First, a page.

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PP38 Impact of working through COVID-19 on ambulance staff resilience and intention to leave the NHS: a mixed methods study
  1. Joanne Coster1,
  2. Rachel O’Hara2,
  3. Richard Glendinning2,
  4. Peter Nolan3,
  5. Deborah Roy4,
  6. Andrew Weyman3
  1. 1The University of Sheffield, UK
  2. 2Independent research consultant, UK
  3. 3University of Leicester, UK
  4. 4University of Bath, UK


Background The Covid-19 pandemic has imposed unprecedented demands on NHS staff and resources, during which time ambulance staff have been working at consistently high levels of operational pressure. This study explores the impact of prevailing conditions on NHS staff experiences, future employment intentions and key factors in decisions to remain in the NHS or leave.

Methods The study was undertaken in two ambulance trusts using an online survey (n=500) and qualitative interviews (n=20) between April 2021 – December 2021. Two rounds of survey data collection captured information at different time points in the pandemic. Interview participants were sampled purposively to include frontline staff, line managers and senior managers. Survey analysis was undertaken in SPSS and interviews were analysed thematically.

Results The majority of survey respondents were frontline staff: Paramedics (44%); Emergency Medical Technicians (25%) and call-handlers (10%). Mean length of service was 13 years. Compared with prior to the pandemic, staff perceived things were worse in terms of staffing levels (80%), stress (77%), workloads (76%), morale (73%) and their mental health (66%). Key concerns related to abnormally high levels of staff absence, the impact of work on mental and physical health, inadequate time to do the job and making mistakes because of workloads. Almost one-in-five respondents had applied for a non-NHS job in the last six months, including 25% paramedics, and 27% wished to be working elsewhere in 5 years time. The interviews provided complementary detail on experiences and employment intentions, with key issues relating to staffing pressures, work demands and conditions, and burnout.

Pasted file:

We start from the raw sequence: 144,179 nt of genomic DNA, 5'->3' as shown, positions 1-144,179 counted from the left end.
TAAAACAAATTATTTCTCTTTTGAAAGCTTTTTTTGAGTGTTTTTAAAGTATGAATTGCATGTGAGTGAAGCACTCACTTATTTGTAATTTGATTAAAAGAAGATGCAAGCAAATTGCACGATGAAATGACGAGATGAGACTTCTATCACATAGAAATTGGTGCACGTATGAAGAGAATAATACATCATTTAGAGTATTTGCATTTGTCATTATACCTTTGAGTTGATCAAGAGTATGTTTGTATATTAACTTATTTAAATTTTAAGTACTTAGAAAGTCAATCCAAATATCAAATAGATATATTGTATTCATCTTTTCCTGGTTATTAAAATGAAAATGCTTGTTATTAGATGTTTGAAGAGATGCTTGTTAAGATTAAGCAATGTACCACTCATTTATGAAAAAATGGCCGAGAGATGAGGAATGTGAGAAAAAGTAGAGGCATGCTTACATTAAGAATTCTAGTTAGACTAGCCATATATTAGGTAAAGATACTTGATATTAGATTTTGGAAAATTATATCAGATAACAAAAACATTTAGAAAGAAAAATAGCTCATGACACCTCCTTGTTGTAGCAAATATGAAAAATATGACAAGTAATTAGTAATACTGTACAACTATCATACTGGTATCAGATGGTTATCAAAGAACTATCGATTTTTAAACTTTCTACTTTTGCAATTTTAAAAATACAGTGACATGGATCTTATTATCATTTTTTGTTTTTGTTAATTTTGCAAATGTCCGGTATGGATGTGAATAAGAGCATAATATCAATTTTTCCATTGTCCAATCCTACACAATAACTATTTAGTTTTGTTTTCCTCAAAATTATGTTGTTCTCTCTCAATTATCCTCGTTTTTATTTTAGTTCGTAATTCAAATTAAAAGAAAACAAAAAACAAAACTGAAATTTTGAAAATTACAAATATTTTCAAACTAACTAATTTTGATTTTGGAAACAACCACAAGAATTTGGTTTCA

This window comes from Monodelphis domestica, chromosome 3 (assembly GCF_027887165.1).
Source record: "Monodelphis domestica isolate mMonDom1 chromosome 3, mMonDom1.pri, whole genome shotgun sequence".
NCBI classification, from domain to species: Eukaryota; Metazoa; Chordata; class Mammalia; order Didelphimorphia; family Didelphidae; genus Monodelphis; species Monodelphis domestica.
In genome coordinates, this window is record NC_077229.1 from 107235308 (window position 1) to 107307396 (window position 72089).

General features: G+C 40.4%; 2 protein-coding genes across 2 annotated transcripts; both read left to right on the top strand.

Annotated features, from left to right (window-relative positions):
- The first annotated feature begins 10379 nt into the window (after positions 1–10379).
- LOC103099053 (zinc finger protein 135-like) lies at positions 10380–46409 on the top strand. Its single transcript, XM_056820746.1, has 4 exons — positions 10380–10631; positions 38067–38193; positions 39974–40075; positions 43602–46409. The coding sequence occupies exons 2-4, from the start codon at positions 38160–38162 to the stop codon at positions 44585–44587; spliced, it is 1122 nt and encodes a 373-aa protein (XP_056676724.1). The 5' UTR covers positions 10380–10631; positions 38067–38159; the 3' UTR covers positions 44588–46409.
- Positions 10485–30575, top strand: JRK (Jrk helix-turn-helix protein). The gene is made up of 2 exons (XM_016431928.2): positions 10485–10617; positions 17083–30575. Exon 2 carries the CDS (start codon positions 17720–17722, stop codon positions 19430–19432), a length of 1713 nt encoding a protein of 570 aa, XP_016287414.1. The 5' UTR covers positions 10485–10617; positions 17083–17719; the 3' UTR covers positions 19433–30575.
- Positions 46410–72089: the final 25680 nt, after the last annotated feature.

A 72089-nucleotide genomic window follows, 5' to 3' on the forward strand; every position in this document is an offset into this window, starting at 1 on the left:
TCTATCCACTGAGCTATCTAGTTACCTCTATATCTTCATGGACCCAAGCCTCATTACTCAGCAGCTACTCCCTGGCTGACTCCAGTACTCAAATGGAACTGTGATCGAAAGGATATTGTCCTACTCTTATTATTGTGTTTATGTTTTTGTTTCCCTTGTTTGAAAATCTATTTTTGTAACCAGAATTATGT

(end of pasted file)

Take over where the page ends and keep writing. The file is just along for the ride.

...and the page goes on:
Conclusion The Covid-19 pandemic has had and continues to have a detrimental effect on workload, morale and both mental and physical health, with implications for staff retention and NHS care delivery. Insights provided by this study are intended to inform approaches to staff retention.

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